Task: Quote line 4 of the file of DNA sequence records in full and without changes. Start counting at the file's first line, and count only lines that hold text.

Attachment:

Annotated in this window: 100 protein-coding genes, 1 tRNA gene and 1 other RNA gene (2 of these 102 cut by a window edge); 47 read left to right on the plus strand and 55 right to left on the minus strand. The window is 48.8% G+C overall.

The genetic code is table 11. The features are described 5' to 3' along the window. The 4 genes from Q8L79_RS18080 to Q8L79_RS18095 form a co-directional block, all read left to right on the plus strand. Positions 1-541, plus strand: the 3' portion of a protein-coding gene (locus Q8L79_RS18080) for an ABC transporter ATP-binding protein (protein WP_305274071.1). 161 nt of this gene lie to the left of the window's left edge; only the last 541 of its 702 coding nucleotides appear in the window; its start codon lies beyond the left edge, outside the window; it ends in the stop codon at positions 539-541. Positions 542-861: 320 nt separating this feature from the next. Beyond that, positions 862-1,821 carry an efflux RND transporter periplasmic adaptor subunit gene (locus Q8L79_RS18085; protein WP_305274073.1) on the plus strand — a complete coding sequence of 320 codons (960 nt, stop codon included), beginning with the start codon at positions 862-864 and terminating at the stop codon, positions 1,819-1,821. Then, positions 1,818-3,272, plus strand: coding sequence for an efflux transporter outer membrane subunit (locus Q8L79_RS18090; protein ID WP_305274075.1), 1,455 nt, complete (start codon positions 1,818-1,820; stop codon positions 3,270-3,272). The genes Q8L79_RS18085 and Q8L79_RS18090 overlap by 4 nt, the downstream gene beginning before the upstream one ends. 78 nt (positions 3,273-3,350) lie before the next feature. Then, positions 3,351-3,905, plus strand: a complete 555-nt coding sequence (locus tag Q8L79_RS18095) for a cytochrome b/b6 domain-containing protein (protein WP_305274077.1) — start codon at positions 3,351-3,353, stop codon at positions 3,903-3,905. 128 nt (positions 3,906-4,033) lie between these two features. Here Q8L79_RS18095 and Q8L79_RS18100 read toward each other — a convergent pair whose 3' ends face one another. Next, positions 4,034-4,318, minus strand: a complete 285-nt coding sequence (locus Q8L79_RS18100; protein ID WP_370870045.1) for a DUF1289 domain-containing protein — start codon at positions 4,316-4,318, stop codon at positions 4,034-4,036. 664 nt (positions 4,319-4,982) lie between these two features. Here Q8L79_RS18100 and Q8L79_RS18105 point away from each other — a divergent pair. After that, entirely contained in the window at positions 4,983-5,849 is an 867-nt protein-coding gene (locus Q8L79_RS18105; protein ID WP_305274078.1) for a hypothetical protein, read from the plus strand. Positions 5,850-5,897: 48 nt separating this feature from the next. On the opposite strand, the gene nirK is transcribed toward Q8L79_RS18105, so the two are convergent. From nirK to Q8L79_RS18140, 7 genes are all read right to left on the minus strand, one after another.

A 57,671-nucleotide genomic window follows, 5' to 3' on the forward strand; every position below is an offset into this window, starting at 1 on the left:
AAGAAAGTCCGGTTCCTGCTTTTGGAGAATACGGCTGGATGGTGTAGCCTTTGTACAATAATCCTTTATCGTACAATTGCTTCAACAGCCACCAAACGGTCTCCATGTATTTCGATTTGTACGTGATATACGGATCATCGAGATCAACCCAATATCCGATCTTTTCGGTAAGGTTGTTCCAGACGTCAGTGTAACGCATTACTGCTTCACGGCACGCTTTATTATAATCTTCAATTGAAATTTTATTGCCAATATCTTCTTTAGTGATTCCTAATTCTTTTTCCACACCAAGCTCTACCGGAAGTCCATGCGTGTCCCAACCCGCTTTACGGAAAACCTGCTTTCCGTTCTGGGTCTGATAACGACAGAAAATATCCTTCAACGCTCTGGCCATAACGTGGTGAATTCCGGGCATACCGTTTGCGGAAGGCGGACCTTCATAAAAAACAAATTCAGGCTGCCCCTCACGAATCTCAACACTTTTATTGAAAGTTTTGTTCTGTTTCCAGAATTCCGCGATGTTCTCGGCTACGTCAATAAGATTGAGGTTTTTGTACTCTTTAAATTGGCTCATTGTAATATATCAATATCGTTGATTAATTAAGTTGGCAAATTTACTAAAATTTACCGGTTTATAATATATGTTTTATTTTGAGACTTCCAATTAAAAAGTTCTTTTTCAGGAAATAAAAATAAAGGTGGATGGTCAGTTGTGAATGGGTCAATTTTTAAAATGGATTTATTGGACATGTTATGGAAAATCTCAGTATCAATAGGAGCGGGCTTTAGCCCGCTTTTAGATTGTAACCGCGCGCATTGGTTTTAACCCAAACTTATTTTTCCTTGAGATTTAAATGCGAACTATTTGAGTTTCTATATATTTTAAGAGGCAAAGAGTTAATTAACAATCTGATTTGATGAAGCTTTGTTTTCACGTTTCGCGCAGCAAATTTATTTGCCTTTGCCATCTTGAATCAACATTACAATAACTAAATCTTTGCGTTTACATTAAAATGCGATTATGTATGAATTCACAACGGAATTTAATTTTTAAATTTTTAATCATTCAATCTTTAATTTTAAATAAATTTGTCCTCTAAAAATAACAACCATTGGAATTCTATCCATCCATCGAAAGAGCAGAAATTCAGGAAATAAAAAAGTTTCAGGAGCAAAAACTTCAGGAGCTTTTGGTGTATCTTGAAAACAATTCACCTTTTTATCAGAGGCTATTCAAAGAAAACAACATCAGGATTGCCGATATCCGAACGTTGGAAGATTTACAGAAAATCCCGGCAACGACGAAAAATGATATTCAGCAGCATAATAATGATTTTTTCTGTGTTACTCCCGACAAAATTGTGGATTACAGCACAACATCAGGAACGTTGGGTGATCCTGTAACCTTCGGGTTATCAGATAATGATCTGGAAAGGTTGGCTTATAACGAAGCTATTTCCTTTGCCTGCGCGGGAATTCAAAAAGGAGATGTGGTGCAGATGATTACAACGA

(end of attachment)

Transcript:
AAGAAAGTCCGGTTCCTGCTTTTGGAGAATACGGCTGGATGGTGTAGCCTTTGTACAATAATCCTTTATCGTACAATTGCTTCAACAGCCACCAAACGGTCTCCATGTATTTCGATTTGTACGTGATATACGGATCATCGAGATCAACCCAATATCCGATCTTTTCGGTAAGGTTGTTCCAGACGTCAGTGTAACGCATTACTGCTTCACGGCACGCTTTATTATAATCTTCAATTGAAATTTTATTGCCAATATCTTCTTTAGTGATTCCTAATTCTTTTTCCACACCAAGCTCTACCGGAAGTCCATGCGTGTCCCAACCCGCTTTACGGAAAACCTGCTTTCCGTTCTGGGTCTGATAACGACAGAAAATATCCTTCAACGCTCTGGCCATAACGTGGTGAATTCCGGGCATACCGTTTGCGGAAGGCGGACCTTCATAAAAAACAAATTCAGGCTGCCCCTCACGAATCTCAACACTTTTATTGAAAGTTTTGTTCTGTTTCCAGAATTCCGCGATGTTCTCGGCTACGTCAATAAGATTGAGGTTTTTGTACTCTTTAAATTGGCTCATTGTAATATATCAATATCGTTGATTAATTAAGTTGGCAAATTTACTAAAATTTACCGGTTTATAATATATGTTTTATTTTGAGACTTCCAATTAAAAAGTTCTTTTTCAGGAAATAAAAATAAAGGTGGATGGTCAGTTGTGAATGGGTCAATTTTTAAAATGGATTTATTGGACATGTTATGGAAAATCTCAGTATCAATAGGAGCGGGCTTTAGCCCGCTTTTAGATTGTAACCGCGCGCATTGGTTTTAACCCAAACTTATTTTTCCTTGAGATTTAAATGCGAACTATTTGAGTTTCTATATATTTTAAGAGGCAAAGAGTTAATTAACAATCTGATTTGATGAAGCTTTGTTTTCACGTTTCGCGCAGCAAATTTATTTGCCTTTGCCATCTTGAATCAACATTACAATAACTAAATCTTTGCGTTTACATTAAAATGCGATTATGTATGAATTCACAACGGAATTTAATTTTTAAATTTTTAATCATTCAATCTTTAATTTTAAATAAATTTGTCCTCTAAAAATAACAACCATTGGAATTCTATCCATCCATCGAAAGAGCAGAAATTCAGGAAATAAAAAAGTTTCAGGAGCAAAAACTTCAGGAGCTTTTGGTGTATCTTGAAAACAATTCACCTTTTTATCAGAGGCTATTCAAAGAAAACAACATCAGGATTGCCGATATCCGAACGTTGGAAGATTTACAGAAAATCCCGGCAACGACGAAAAATGATATTCAGCAGCATAATAATGATTTTTTCTGTGTTACTCCCGACAAAATTGTGGATTACAGCACAACATCAGGAACGTTGGGTGATCCTGTAACCTTCGGGTTATCAGATAATGATCTGGAAAGGTTGGCTTATAACGAAGCTATTTCCTTTGCCTGCGCGGGAATTCAAAAAGGAGATGTGGTGCAGATGATTACAACGA